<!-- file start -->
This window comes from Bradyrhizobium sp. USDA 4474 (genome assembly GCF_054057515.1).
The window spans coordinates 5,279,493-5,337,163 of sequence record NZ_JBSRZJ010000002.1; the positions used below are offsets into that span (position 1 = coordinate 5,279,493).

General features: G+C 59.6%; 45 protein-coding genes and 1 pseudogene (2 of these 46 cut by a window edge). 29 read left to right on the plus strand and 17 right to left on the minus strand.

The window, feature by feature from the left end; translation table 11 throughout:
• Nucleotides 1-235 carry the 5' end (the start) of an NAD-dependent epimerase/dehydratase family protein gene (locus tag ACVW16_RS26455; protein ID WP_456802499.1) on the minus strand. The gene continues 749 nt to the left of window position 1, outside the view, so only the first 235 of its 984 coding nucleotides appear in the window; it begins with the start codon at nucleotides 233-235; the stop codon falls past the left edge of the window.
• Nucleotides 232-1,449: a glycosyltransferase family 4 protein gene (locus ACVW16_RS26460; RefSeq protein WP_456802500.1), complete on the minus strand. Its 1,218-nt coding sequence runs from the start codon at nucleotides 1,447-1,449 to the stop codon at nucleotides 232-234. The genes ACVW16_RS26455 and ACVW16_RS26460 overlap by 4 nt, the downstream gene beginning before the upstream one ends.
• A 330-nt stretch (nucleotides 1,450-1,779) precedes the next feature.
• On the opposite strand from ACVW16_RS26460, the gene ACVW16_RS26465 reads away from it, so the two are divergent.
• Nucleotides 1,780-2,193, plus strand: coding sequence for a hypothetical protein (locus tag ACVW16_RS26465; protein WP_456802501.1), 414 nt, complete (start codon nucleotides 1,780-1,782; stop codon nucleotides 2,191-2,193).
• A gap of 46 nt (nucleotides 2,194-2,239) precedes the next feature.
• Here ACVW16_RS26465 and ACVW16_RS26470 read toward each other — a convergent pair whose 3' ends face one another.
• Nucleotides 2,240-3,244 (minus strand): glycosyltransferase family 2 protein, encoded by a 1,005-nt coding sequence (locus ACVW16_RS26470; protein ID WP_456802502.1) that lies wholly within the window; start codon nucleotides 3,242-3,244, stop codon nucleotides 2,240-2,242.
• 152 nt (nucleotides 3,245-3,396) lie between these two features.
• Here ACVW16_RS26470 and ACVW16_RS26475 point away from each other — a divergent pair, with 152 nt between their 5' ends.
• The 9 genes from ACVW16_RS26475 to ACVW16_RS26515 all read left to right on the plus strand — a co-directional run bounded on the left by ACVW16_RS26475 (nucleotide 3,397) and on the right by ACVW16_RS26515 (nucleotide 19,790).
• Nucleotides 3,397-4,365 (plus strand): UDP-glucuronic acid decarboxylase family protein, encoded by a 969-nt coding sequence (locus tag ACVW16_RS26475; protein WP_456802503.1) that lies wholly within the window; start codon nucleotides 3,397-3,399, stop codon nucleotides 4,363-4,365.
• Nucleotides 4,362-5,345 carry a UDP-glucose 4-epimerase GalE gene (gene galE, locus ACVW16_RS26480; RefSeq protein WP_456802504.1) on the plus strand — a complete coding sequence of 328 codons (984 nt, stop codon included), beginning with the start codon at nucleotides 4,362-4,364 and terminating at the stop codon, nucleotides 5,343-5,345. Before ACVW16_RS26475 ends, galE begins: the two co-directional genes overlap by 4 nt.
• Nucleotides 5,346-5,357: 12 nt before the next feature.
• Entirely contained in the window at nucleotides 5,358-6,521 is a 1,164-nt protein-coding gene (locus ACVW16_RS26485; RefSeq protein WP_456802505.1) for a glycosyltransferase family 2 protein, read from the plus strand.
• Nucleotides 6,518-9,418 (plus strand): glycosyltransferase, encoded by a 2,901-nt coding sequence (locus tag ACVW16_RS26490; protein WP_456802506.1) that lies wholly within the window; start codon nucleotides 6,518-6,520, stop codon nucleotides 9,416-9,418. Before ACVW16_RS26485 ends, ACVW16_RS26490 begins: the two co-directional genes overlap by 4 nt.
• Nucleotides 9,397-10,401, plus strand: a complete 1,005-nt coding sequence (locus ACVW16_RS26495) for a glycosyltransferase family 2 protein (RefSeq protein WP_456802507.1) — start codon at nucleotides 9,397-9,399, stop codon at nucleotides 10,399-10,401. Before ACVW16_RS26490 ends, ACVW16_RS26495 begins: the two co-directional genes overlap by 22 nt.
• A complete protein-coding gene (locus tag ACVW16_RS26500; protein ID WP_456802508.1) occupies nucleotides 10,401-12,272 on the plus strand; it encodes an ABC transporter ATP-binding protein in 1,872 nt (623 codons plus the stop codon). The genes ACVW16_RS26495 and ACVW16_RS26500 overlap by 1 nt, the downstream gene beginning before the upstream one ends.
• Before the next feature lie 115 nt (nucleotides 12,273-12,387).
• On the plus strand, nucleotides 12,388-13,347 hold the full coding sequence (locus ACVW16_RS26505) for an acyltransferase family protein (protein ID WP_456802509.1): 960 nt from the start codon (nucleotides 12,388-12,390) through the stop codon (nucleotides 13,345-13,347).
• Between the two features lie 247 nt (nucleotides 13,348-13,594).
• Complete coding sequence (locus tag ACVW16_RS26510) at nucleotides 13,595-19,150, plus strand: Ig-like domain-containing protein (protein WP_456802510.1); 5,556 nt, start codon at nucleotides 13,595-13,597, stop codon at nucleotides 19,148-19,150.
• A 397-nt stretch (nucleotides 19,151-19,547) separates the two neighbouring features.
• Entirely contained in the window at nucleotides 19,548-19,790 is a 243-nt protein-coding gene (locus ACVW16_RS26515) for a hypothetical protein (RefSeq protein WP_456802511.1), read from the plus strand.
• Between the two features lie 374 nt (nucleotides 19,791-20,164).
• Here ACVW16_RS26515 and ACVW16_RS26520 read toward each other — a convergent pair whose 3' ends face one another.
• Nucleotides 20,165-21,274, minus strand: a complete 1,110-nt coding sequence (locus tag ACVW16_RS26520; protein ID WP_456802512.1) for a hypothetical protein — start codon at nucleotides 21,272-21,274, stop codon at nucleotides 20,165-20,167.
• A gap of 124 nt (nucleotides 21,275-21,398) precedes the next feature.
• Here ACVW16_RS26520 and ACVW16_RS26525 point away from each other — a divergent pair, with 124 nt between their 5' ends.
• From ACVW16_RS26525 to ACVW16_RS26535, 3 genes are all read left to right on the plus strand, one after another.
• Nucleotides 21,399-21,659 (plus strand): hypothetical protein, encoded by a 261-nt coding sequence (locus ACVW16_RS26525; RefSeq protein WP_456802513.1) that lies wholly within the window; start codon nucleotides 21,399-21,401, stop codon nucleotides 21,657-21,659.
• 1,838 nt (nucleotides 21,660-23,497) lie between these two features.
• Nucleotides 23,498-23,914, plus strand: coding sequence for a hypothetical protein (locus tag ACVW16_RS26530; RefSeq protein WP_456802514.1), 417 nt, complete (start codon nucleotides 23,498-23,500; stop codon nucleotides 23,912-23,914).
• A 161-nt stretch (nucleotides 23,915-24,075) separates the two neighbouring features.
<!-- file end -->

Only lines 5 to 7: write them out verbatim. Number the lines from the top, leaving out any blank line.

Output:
• Nucleotides 1-235 carry the 5' end (the start) of an NAD-dependent epimerase/dehydratase family protein gene (locus tag ACVW16_RS26455; protein ID WP_456802499.1) on the minus strand. The gene continues 749 nt to the left of window position 1, outside the view, so only the first 235 of its 984 coding nucleotides appear in the window; it begins with the start codon at nucleotides 233-235; the stop codon falls past the left edge of the window.
• Nucleotides 232-1,449: a glycosyltransferase family 4 protein gene (locus ACVW16_RS26460; RefSeq protein WP_456802500.1), complete on the minus strand. Its 1,218-nt coding sequence runs from the start codon at nucleotides 1,447-1,449 to the stop codon at nucleotides 232-234. The genes ACVW16_RS26455 and ACVW16_RS26460 overlap by 4 nt, the downstream gene beginning before the upstream one ends.
• A 330-nt stretch (nucleotides 1,450-1,779) precedes the next feature.